A couple of things this week have got me thinking about the concept of empathy, and what it takes to actually think along someone else’s lines. This is something of a two-pronged thought, for the idea of being able to put yourself in someone else’s place is dreadfully important, both in fictional writing and in real life.
I owe the inspiration for this post to The Random Fangirl for her excellent post on bullying. Apart from the naturally troubling nature of such a subject, there was something she said at the end that really got me thinking:
And I didn’t understand. And I still don’t understand. Didn’t these people have parents who taught them better? Couldn’t they see the pain they were causing? Didn’t they care?
Now, empathizing with bullies – particularly those who abuse, harm and kill – may not sound very tactful. But bear in mind – empathy is not sympathy. I couldn’t help but wonder if I could understand, if I could out myself in the place of a person who could willingly cause such harm.
The initial reaction to this is to rationalize. Something must have happened to them in their youth. They must have terrible home lives. Perhaps they genuinely are psychopathic, and unable to understand the feelings of others.
The trouble is, this is the very antithesis of empathy – there is no emotion here. It is incredibly difficult and painful to force yourself to feel what another person feels – all the more so when you find their actions abhorrent. Think for the moment about the phrase “in one’s shoes”; the implication is of switching places, literally standing where the other person is.
Imagine you witness a terrible beating; a person is punching, kicking, tearing and clawing at another – or perhaps you – and will not stop, despite all the screams, the tears, the pleas and the blood. Now, imagine you are the person delivering the abuse. Don’t make yourself stop – continue beating that poor person within an inch of their life.
Why are you doing this? What terrible events could possibly have led you to enact such violence upon another person? What would possess you to continue kicking them in the teeth even as you look upon the blood and the tears and the fear?
And here is the crux – the crossing point into genuine empathy. Answer those questions, genuinely and from the heart. Don’t stop until you uncover the reasons why you would do such a terrible thing. It won’t be easy – you’ll almost certainly be outraged, and unwilling to acknowledge that you could ever be capable of such injustice, because it is so far from the core of your being.
But what makes you different from that terrible person? We are all of the same ilk at birth. For me, the only reason I have to descend with such viciousness upon someone is pure, blinding hate. Then I am given to ask – what could cause such hate, especially if this person hasn’t wronged me? Perhaps I am convinced they have – I see something within them that I am desperately jealous of. Perhaps I am terrified of them, and see no other option – like killing a wasp so it won’t sting me. Then a new question follows this – why am I jealous?
This line of thought will lead you to a great many questions, each one burying down into a new depth of your own soul, into places you didn’t even know existed, or worse, wouldn’t accept. This has taught me that I would most certainly be capable of such despicable actions – in just the right scenario and given the right set of circumstances that led to it. It will be torture to acknowledge these terrible parts of you, but if you can face it, if you can admit to your own failings and insecurities, you might find yourself suddenly able to understand behaviors that you, yourself could never dream of doing.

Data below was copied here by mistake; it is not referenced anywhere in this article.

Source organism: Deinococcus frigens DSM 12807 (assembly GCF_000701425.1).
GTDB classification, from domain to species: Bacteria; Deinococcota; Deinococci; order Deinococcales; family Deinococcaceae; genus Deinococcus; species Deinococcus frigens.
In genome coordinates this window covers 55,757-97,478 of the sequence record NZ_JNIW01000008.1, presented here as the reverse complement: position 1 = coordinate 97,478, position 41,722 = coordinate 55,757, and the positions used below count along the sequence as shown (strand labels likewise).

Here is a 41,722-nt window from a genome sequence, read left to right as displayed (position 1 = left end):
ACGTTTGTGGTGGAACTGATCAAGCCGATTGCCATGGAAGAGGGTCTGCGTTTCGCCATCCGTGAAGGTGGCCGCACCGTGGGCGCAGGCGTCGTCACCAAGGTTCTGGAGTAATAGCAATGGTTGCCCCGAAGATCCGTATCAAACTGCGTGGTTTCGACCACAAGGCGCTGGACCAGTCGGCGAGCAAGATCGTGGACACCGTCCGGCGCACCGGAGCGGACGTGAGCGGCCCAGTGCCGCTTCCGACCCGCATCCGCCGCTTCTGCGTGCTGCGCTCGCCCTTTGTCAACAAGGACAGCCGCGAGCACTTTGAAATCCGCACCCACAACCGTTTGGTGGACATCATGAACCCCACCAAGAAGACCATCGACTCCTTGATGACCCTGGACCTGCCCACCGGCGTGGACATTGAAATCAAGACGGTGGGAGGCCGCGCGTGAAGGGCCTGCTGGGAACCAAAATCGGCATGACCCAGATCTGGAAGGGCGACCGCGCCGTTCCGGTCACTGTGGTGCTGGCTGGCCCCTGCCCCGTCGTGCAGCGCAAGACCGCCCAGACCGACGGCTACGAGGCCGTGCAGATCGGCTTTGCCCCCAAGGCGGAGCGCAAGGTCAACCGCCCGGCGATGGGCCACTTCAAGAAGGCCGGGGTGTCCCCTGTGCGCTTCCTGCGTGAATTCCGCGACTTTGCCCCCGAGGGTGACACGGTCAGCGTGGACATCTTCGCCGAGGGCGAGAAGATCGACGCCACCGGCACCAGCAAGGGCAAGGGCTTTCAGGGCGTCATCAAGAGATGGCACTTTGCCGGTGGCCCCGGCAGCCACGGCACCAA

And this very same line of thought applies to creating the characters in your story. No matter how brilliant and inventive your plot, the entire story hinges on the believability of your characters. Unfortunately, this is probably the hardest part of writing. Hands up who is 100% confident of the quality of your dialogue. What’s that? Only a few? I’m right there with you. Why is it so hard to write convincing dialogue?
For me, part of the reason for this is the instinct to write dialogue out as though I was speaking it myself. All of it. Imagine watching a movie where every character spoke in the same way! Come to think of it, this does happen in film – think of someone like Johnny Depp. For all his brilliance as an actor, a huge number of his films rely on him being Johnny Depp, whether he allows it to run rampant (Pirates of the Carribbean) or tones it down (Charlie and the Chocolate Factory).
It becomes all too easy when coming up with a storyline for the characters to become the vehicle to carry the plot to its end. The difficulty here is that it can lead to shallow characters, who speak only to further the plot, and act as needed, not as they must.
So I would encourage you to do the same soul-searching for your characters as you would for other, real people. Imagine yourself stabbing someone in the back, or having to decide between saving your by friend or your lover. Forget the plot you intended – it might not work! Follow your character, see what they get up to, and above all, imagine yourself in their place, and then ask yourself: why would I have done this? Your characters – and your readers – will thank you.
Your friends just might, as well.